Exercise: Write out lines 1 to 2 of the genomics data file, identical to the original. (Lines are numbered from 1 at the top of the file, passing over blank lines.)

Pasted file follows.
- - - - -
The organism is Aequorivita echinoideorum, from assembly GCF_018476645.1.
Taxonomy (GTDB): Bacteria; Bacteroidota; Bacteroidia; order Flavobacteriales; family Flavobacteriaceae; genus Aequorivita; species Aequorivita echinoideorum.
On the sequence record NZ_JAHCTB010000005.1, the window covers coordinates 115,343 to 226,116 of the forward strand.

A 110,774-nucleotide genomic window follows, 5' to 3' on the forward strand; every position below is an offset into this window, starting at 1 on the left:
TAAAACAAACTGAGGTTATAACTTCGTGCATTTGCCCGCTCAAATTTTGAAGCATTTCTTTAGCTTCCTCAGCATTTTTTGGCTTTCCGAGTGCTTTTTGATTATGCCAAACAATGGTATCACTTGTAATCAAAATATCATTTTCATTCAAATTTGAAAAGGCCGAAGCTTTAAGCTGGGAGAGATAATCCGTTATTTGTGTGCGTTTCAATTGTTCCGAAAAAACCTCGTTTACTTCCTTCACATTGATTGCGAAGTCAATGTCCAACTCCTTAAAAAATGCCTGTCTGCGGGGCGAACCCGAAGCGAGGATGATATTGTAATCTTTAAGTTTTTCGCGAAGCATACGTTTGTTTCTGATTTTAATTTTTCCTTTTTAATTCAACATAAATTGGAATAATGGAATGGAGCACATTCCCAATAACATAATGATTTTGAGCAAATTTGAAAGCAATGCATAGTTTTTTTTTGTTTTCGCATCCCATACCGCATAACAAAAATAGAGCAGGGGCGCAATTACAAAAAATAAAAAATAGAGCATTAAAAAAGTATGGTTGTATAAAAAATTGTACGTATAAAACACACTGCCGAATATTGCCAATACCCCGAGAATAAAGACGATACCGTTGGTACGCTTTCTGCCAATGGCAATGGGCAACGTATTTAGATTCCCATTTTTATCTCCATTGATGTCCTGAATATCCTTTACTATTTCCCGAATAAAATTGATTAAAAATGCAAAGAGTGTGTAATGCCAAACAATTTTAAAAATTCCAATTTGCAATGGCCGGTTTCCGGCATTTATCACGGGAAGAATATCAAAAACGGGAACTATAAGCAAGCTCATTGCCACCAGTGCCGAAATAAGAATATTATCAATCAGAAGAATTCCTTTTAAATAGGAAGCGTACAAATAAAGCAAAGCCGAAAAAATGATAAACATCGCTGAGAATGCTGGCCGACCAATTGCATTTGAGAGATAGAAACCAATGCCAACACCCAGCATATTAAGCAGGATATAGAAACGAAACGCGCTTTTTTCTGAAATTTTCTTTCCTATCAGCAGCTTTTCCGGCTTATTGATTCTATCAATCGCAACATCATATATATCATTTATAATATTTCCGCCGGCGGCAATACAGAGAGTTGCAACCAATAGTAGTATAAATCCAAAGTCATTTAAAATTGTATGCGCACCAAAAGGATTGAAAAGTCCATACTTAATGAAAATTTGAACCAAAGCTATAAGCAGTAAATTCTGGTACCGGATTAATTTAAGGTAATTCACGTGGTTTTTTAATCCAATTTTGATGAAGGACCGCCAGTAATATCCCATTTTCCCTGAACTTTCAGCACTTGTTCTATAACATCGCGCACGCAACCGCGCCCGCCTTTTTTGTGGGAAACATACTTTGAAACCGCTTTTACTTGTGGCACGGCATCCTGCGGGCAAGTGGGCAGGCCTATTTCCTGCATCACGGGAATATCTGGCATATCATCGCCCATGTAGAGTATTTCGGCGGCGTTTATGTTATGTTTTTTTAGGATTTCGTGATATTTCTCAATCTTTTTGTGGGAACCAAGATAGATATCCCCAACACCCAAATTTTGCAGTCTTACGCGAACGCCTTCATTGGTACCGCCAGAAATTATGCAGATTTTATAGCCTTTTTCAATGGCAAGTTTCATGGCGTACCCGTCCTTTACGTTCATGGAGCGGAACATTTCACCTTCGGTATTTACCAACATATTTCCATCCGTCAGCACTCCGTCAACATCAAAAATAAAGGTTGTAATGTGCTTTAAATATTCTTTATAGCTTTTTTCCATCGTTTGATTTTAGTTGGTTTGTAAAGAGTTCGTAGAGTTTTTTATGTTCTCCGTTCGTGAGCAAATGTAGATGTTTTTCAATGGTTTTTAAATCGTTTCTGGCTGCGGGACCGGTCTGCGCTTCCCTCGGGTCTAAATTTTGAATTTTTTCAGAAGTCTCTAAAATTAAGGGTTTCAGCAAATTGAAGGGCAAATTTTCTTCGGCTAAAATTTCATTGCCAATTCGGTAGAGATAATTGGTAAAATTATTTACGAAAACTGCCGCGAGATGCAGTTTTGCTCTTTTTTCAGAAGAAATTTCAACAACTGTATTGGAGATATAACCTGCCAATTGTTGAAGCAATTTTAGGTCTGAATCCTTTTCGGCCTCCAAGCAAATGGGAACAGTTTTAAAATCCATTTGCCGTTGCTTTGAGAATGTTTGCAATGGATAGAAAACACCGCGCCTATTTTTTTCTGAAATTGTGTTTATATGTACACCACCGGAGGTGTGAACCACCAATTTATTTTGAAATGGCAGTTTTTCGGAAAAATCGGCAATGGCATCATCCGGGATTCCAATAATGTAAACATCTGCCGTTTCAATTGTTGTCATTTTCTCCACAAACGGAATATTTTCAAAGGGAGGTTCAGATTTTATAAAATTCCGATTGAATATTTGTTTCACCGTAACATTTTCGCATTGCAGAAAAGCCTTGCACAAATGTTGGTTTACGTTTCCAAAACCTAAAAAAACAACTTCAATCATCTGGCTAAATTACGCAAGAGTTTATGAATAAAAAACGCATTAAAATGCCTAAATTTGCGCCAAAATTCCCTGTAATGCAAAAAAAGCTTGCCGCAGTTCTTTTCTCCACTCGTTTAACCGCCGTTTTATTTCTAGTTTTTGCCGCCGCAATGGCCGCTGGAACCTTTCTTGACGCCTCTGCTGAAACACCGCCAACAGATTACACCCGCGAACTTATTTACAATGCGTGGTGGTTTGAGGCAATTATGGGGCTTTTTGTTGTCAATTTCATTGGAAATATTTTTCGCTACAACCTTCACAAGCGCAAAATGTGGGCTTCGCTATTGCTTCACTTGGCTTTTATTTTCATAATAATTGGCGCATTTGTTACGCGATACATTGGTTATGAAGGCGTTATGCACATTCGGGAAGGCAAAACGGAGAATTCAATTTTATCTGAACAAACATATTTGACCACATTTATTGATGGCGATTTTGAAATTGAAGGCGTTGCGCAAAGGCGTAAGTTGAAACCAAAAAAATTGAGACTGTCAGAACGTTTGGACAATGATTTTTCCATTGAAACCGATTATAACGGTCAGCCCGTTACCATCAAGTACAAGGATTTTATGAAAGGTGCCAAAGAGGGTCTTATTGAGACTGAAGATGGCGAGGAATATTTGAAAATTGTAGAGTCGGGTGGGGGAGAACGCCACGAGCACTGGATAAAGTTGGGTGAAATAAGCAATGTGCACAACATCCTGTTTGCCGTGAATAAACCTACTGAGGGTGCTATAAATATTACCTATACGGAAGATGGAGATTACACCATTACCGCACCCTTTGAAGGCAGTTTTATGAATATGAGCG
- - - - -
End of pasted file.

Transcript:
The organism is Aequorivita echinoideorum, from assembly GCF_018476645.1.
Taxonomy (GTDB): Bacteria; Bacteroidota; Bacteroidia; order Flavobacteriales; family Flavobacteriaceae; genus Aequorivita; species Aequorivita echinoideorum.